Wednesday, February 16, 2011

Book Review: The Bardic Handbook

The Bardic Handbook: the Complete Handbook for the Twenty-First Century Bard
by: Kevan Manwaring

I had the joy of receiving Kevan Manwaring’s book, The Bardic Handbook: the Complete Handbook for the Twenty-First Century Bard as a gift, and I must say that it is one of the best gifts I’ve been given in a long time. For those of us following a Bardic Path through the forest of Our Druidry, a book such as this is like a Field Guide!

This book is set up as a practicum spanning one year’s time and is full of stories, poems, exercises and scholarly references that stand up to our high standards for research in ADF. It begins with a guided reflection on the reader/student’s “Bardic Beginnings” and quite a bit of historical information regarding the Bards of Old. There are twelve chapters, one for each month, spanning five sections, one for each, element, including Spirit. Each chapter and section begins with descriptions of the goals and principles laid forth by the author, walks the student through a series of exercises and ends with a review. The objective purpose is to declare oneself a Bard with an ultimate goal to “declare your chair,” or get yourself out there, performing and experiencing the bardic arts in more than just pen-and-paper form. But, even those of us content to remain out of the spotlight may gain mountains of experience by following the course of the book.

Manwaring, hailing from Bath, Somerset, England has spent quite a bit of time steeping British Druidry. The differences between British Druidry and American Druidry are sometimes jarring if you aren’t particularly familiar with the British version of the path, but learning about the differences and similarities between the two forms is just as rewarding to the American reader as the bardic training itself. For those of you familiar with the Order of Bards, Ovates and Druids (OBOD), you will recognize quite a bit of material from the Bardic Grade of their training program.

Looking at the content in more detail, I would go so far as to say that this book has done for bardic training what Diana Paxson’s Taking up the Runes did for those studying Runelore—Manwaring’s work scours many paths of paganism for the exercises, writing tools, and magical workings regarding Bardic Arts relevant to a functional Bard in our modern society and put them all into one cohesive whole. Manwaring is first and foremost an Actor, and he is a man who writes about what he knows. This book is heavily based on written word, such as theatre, poetry and storytelling with little emphasis on singing—a welcome addition to the myriad volumes on nothing but the use of vocal skill alone!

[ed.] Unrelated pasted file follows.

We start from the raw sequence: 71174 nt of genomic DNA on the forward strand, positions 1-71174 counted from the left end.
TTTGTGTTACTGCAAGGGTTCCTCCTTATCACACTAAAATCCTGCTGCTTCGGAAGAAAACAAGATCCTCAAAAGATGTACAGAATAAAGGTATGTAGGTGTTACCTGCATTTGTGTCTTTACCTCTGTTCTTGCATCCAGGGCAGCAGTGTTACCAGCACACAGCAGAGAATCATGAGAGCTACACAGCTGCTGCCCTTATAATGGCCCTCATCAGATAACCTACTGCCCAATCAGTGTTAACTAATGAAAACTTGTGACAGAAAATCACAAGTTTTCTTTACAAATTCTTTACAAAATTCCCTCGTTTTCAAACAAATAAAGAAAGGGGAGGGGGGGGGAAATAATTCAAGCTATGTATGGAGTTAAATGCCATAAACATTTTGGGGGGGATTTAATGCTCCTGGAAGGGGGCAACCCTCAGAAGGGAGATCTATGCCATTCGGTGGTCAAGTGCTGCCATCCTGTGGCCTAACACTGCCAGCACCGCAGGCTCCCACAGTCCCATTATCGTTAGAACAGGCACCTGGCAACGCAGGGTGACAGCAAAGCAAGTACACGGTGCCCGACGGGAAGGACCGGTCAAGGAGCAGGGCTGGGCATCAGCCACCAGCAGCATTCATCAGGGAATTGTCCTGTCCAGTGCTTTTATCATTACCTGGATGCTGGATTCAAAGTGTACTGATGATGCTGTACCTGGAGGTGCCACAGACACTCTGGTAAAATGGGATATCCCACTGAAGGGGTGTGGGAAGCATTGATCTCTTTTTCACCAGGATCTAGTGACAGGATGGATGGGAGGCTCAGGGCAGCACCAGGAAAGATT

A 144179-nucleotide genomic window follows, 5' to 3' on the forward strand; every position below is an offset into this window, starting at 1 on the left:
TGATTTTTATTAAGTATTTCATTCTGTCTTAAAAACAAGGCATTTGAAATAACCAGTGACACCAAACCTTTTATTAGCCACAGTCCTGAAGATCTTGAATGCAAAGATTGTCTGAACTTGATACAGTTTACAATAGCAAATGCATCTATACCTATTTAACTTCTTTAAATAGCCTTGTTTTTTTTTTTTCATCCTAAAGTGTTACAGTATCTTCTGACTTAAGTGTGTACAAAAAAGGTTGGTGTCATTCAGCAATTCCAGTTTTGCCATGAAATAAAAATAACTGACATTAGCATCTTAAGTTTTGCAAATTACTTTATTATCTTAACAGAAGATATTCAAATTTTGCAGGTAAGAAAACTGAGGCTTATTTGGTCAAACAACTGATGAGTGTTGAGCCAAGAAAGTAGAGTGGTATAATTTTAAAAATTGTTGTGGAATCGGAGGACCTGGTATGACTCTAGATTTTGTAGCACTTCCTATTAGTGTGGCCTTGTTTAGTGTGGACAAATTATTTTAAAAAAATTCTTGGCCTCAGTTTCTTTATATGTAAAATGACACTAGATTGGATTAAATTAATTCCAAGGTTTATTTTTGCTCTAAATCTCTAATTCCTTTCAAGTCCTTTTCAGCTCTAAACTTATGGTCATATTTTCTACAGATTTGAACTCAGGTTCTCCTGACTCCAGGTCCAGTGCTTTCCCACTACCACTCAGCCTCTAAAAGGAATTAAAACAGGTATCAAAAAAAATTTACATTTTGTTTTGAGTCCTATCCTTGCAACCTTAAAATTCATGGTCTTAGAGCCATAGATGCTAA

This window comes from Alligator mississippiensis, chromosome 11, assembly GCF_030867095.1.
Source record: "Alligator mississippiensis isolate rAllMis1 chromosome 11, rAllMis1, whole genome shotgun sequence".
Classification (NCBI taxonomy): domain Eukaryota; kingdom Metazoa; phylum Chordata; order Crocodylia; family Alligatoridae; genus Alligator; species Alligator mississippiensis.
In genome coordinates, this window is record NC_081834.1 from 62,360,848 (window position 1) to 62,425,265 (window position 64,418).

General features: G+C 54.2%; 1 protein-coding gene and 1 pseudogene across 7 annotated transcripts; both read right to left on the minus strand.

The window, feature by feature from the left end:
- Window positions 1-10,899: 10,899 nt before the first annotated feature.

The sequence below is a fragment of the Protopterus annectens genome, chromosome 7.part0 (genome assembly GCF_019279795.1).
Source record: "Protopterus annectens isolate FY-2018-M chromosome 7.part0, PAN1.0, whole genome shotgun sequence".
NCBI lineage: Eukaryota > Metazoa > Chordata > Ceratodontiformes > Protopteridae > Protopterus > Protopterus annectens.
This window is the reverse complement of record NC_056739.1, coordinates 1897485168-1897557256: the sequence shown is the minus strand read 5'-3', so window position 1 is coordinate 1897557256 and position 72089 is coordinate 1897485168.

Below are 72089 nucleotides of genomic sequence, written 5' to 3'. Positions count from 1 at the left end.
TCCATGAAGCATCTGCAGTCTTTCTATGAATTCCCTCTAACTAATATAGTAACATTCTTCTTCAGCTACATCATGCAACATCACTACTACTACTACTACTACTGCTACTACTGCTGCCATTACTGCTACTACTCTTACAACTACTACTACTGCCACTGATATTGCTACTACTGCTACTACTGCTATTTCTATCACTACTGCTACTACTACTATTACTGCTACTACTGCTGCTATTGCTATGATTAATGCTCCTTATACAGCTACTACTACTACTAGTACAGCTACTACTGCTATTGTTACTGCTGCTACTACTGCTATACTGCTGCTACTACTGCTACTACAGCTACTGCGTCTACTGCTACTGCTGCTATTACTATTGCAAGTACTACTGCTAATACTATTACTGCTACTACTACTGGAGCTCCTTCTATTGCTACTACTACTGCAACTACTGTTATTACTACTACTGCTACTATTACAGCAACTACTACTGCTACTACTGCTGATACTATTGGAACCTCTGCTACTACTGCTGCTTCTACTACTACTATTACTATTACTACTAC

Overall, this is an excellent book for the beginning Bard, and his second book, The Way of Awen, is on its way to my bookshelf soon! If nothing else, check out the glossary. That alone is worth the cost of the book.

About the Author: Kevan Manwaring holds a Master’s of Arts in the Teaching and Practice in Creative Writing from Cardiff University. He currently teaches creative writing for the Open Univeristy and Skyros Writer’s Lab as well as runs freelance courses in storytelling and various aspects of the writing process. Manwaring has appeared in numerous television shows throughout the world, including USA, Italy and Malta in addition to the BBC. Finally, Kevan co-runs the Bath Writer’s Workshop and is the founder of Awen Publications. He also does correspondence work. For more information about Kevan, please visit

Manwaring, Kevan. The Bardic Handbook: the Complete Handbook for the Twenty-First Century Bard. Gothic Image Publications, Somerset, England: 2006.

Wednesday, February 2, 2011

Imbolc with the Cranekin

Sunday evening, the Cranes celebrated Imbolc with our customary ritual to Brigando. This rite is very special to many of us, and I definitely felt much deeper connections to both Brighid and my core grovemates. I am seeing more and more faces that I don't recognize, which is good, but the contrast between the unknown folk and the grovemates with whom I am close makes those close connections seem all the more personal and real. I left with a very full heart, even though I had to leave early. In addition, I think the fact that we do almost the same rite every year for Imbolc has a lot to do with the focus on interconnectedness. New and exciting rituals are new and exciting, but the focus of such things is always on the rite itself. When one can actually do a ritual in the dictionary sense of the word, something repeated until it becomes second-nature, the mind is free to travel into the otherworld and work the magic that lies beyond the mechanics of the rite.

I allowed Brighid to guide my song choices. I had no idea what I was going to be sharing with the folk until it was time to play, and it went very well. This is rather new for me, opening up and doing the work "off the cuff." It's not something that I am a) comfortable with or b) good at, which tells me that I need to do it more often. Funny how that works.

Our omens were very good. Shawneen pulled Oghams for us:

Have our offerings been accepted? Elder, Guidance and Shielding
What gifts do the Kindred offer us in return? Ash, The World Tree, interconnectedness between the worlds. (Yep. I felt that!)
What further needs do They have of us? Oak, Strength.
Taken together: with the guidance of our Sky Fathers and the Mothers of us all, we are shielded and protected from harm. Let none be diminished through ignorance. Connected to our community, our families and our Kindred, we are called upon to wisely weave together our strengths for the betterment of the folk.
Overall, it was a very good ritual, and I am fully recharged and ready for the work ahead of me. But, that's another post!